Skyscraper in Singapore

2nd Place
2008 Skyscraper Competition

Rugel Chiriboga, Ted Givens
United States

Skyscraper in Singapore
Skyscraper in Singapore

Our project is based in Jurong East, Singapore. The site benefits from its adjacency to a mass transit line station and beautiful natural lake amenity. It is located between a Chinese garden and a heavy industrial district with large residential developments. Unfortunately, these residential developments do not take full advantage of sustainable building opportunities that are inherent in this region. Cultural richness and diversity in use, sustainability, and innovation particular to climatic influences in the region were primary drivers for our concept development. Our intent is to blend site specific sustainable strategies with a new interpretation of high rise design, derived from the juxtaposition of the vibrant complexity found in the traditional Malay village and the streamlined efficiency of modern Singapore. We sought clues from nature that could be utilized to develop a sustainable approach that would provide a stark contrast to the existing architectural landscape. The heavy use of gardens, both in the landscape and in the towers, provides a point of cultural departure in a sea of relentless housing blocks adjacent to our site.

An interesting fact about Singapore is that amidst constant deluges, Singapore has to buy its fresh water from Malaysia, due to a lack of adequate reservoirs. Water conservation thus became a primary initiative in concept development. In formulating a response to this challenge, we gained inspiration from the Wah Kim orchid, the national flower that pulls water directly from the air. There is inherent beauty in its form, and efficiency in the manner by which the orchid draws sustenance from its environment. This flower became a wonderful source of inspiration in developing a sustainable strategy for our mixed-use hotel and residential towers. The organic form of our buildings jumps out into the air to catch falling rain water.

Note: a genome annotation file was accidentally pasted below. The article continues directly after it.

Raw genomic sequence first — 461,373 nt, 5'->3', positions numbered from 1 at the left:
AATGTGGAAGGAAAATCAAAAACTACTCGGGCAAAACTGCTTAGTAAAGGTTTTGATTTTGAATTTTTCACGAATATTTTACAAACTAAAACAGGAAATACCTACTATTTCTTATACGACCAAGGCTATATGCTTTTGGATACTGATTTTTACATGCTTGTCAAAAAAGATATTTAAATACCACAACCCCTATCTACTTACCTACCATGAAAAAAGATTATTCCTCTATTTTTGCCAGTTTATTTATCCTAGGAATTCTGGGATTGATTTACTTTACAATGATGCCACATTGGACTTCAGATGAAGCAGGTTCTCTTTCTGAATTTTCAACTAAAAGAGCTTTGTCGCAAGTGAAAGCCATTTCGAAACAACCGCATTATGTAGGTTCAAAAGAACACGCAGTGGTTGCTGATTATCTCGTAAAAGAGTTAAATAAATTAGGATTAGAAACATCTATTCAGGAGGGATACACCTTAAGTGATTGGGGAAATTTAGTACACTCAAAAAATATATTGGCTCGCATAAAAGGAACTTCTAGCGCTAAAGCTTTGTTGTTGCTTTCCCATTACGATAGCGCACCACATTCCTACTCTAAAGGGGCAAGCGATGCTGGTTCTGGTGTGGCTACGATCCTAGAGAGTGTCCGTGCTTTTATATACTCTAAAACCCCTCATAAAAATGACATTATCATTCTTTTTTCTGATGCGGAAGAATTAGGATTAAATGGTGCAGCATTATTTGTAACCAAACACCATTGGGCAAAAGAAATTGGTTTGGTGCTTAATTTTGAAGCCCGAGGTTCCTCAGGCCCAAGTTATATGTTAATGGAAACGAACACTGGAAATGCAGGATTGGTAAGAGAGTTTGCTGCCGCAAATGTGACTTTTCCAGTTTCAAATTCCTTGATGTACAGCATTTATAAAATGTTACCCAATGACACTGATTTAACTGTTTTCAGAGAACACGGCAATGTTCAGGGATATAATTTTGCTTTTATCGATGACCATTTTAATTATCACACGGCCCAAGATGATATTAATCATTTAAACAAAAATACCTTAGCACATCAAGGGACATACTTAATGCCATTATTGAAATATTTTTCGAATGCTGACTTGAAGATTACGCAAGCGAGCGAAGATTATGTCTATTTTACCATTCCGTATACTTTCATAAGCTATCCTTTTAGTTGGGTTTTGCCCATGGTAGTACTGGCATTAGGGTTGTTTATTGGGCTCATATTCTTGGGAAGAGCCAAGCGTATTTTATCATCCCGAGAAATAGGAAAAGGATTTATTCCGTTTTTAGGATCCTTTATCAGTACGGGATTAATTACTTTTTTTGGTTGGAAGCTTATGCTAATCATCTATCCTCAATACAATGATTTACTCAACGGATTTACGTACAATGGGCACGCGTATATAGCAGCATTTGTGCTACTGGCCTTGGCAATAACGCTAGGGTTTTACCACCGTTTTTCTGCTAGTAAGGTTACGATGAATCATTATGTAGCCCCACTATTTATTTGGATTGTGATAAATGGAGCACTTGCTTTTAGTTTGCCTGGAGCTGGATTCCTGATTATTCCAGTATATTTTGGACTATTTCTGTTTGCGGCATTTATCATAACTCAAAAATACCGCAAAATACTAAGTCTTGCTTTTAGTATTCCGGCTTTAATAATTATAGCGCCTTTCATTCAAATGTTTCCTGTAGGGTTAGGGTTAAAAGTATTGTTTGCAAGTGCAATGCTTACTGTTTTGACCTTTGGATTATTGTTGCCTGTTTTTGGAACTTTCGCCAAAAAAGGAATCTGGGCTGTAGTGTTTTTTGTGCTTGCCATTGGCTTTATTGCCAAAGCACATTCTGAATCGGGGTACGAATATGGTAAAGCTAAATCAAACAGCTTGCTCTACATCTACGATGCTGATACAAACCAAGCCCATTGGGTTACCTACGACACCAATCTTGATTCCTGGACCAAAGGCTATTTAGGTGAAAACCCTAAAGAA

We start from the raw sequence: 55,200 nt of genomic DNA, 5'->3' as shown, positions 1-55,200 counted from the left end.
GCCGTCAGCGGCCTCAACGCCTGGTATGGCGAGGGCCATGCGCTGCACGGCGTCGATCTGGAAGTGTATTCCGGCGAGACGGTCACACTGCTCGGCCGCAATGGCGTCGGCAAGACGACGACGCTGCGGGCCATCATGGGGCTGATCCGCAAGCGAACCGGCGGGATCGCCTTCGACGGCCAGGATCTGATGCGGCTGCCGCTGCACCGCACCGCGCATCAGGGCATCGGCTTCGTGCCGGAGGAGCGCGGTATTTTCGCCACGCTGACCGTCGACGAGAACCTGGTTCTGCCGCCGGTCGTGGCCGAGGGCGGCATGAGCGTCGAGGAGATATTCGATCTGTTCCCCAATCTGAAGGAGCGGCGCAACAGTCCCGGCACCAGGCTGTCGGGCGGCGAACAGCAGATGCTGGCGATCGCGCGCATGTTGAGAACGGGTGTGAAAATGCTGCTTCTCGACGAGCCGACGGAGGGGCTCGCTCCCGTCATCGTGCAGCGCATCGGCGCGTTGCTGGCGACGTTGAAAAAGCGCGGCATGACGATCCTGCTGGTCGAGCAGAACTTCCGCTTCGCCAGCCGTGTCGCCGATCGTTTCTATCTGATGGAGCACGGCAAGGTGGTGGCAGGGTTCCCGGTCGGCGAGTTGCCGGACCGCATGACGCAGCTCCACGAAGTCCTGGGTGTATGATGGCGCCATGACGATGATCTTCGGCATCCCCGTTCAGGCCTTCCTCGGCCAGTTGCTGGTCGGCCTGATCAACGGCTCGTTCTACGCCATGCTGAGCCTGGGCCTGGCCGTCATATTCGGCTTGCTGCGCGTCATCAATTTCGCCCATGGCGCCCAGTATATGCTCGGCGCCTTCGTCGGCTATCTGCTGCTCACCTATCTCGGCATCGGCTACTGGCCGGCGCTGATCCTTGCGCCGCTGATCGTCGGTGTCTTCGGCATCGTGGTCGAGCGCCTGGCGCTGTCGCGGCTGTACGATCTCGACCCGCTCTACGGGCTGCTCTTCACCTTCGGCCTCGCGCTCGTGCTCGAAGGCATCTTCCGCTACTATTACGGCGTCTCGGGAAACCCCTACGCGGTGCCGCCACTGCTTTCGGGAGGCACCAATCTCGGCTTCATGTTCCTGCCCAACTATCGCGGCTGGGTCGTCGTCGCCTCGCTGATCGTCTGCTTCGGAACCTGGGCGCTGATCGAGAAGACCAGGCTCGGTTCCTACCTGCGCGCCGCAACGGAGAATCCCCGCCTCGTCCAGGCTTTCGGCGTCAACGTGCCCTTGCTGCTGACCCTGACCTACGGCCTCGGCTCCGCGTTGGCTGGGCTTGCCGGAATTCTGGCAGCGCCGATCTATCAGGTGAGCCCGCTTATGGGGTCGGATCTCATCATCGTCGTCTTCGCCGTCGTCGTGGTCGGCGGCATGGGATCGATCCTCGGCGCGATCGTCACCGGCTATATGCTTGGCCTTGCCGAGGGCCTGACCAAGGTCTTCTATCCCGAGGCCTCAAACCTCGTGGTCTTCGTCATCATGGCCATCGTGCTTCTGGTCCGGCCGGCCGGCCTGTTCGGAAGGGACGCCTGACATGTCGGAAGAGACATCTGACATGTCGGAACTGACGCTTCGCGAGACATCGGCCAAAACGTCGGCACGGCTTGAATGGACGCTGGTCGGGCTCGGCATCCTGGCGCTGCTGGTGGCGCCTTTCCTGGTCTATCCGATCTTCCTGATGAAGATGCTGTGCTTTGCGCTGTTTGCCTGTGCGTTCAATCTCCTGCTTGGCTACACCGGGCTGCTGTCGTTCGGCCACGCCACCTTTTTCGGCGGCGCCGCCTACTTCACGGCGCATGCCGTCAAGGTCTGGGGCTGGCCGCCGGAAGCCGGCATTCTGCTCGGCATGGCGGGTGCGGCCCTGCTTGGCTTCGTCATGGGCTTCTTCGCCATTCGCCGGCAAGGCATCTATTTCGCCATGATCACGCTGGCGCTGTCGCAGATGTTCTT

With this as our starting point, the sustainable strategy for the towers became locally referential and provided for an environmentally inspired cooling and ventilation approach. The tower placements capitalize on the prevailing north winds to provide through ventilation in the buildings. The roofs of the modular pod units oriented to the north and south for the residences utilize a water-reclamation system to capture rainwater, purify it, and use it for cooling and gray water use. Energy for the system is generated by the building integrated photovoltaic cells in the double skin glass façade on the west face of the towers, where the majority of the solar radiation in Singapore occurs throughout the year.

Most of the modular residential pods have a green roof to assist with cooling and terraces for the residents’ use. The configuration of the pods for the north and south facades create dynamic exterior and interior sky gardens, capitalizing on climatic influences. The resulting undulations and overhangs formed by the placement of the units provide shade for the south facades. The units also peek out around the side skins to catch glimpses of an adjacent Chinese garden, lake, and newly created public area at the base of the towers. Connections to the community and site are established immediately upon arrival at various levels. The new public park and arrival plaza connect the hotel and residential towers to the community via natural landscape, orchid gardens, and undulating green roof areas, which conceal parking below.

Skyscraper in Singapore
Skyscraper in Singapore Board 1
Skyscraper in Singapore
Skyscraper in Singapore Board 2

This work is licensed under a Creative Commons License permitting non-commercial sharing with attribution.

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